The following letter from Count Tisza was written less than a week after the assassination of the Heir Apparent at Sarajevo on June 28. It is addressed to Ritter von Bilinski, Joint Minister for Finance, apparently in reply to a telegram from Gen. Potiorek, Governor of Bosnia and Herzegovina, a copy of which Bilinski had forwarded to Count Tisza two days earlier. The two annexed provinces were under the general supervision of the Joint Finance Minister, and it was natural that he should have transmitted information to Count Tisza and received his reply. Officials of the Jugoslav Government who were sent to Vienna after the collapse of the Empire found the document in the Bosnian archives of the Ministry of Finance, and it is now in the archives at Belgrade. The writer obtained a copy there recently.

VIENNA, July 3, 1914.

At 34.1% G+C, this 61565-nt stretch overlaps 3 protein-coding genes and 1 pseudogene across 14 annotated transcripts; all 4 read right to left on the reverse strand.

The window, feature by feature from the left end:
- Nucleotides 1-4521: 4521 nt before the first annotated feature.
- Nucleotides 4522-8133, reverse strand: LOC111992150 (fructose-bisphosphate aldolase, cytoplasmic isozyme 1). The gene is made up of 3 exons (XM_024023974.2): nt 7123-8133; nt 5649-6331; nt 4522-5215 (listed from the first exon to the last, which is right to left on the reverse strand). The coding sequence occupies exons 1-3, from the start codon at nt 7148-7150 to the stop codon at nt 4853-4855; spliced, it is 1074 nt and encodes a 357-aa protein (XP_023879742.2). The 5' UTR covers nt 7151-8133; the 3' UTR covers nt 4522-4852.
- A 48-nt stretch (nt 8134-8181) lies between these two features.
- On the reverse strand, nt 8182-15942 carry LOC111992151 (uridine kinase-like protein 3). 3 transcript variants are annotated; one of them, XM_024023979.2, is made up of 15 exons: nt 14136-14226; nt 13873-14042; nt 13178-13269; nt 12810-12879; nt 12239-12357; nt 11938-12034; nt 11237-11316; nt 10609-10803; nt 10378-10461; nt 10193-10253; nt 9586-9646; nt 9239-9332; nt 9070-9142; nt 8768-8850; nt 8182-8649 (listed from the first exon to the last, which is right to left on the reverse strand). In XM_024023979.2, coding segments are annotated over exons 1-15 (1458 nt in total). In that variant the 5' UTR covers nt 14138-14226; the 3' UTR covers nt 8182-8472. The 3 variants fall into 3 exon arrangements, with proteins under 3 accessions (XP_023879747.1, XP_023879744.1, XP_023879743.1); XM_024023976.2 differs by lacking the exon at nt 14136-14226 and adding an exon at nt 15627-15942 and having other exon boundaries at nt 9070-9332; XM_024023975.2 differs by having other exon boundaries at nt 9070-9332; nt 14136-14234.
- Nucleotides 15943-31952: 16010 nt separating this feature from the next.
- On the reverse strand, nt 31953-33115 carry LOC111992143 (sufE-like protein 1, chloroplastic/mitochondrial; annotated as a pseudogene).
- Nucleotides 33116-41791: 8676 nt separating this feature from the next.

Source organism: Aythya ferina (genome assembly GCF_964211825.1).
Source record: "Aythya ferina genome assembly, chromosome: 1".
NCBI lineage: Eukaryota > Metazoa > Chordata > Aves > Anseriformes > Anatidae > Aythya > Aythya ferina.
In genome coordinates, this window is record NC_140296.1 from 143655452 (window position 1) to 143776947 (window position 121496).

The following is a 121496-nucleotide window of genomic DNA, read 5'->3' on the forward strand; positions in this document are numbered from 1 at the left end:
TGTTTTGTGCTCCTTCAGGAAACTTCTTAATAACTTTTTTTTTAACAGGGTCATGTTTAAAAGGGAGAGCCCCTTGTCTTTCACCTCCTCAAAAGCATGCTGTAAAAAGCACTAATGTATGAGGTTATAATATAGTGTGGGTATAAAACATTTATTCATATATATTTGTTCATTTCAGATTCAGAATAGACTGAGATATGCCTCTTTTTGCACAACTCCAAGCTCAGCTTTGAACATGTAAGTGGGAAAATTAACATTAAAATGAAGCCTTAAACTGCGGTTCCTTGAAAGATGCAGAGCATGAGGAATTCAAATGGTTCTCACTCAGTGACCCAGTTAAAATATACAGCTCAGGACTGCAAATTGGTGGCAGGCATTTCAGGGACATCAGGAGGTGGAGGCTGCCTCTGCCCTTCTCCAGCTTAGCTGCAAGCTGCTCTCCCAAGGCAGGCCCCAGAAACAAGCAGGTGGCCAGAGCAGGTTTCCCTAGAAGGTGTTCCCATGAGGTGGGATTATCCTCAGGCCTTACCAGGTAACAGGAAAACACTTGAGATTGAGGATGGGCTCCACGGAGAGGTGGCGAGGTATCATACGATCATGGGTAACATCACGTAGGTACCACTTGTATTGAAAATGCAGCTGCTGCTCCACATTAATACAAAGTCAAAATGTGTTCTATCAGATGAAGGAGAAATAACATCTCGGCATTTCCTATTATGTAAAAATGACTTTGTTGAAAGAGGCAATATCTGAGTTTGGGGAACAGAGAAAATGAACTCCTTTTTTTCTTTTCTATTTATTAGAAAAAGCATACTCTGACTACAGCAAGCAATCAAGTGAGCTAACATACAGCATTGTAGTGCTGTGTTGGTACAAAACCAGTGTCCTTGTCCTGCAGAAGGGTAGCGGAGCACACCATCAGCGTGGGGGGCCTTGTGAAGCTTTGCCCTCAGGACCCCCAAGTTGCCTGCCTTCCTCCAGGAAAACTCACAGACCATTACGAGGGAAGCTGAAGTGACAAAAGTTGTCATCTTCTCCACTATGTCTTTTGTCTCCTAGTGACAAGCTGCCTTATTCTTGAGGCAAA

Thanking your Excellency most sincerely for the transmission of the code telegram of the "Landeschef" (Governor) of the 1st instant, I take the liberty, immediately following its perusal, to say that I consider it absolutely necessary to discuss the policy to be followed in Bosnia-Herzegovina at a general conference of ministers to be called very shortly. This conference would have to decide in regard to the dissolution of the Provincial Assembly and in regard to eventual "exceptional measures," such as censorship, changes in the electoral laws, etc.

Till then there will be nothing to do but to carry out -- in a firm and consistent manner, to be sure -- the police and administrative measures essential to the maintenance of order and the combating of treasonable agitation.

In view of the revelations contained in Your Excellency's telegram of June 30th regarding the situation in Bosnia-Herzegovina, the local administration can scarcely have the right to lay the blame on Serbia, when they themselves passively watched the agitation spread in their own land and allowed it to grow unchecked until awakened from their optimism by the horrible deed of the 28th.

If facts are produced which justify us in making a démarche in Serbia, then whatever is necessary must be done. Serbia will hardly give us just grounds for warlike measures, and without them it would be an inexcusable mistake to enter upon such a war.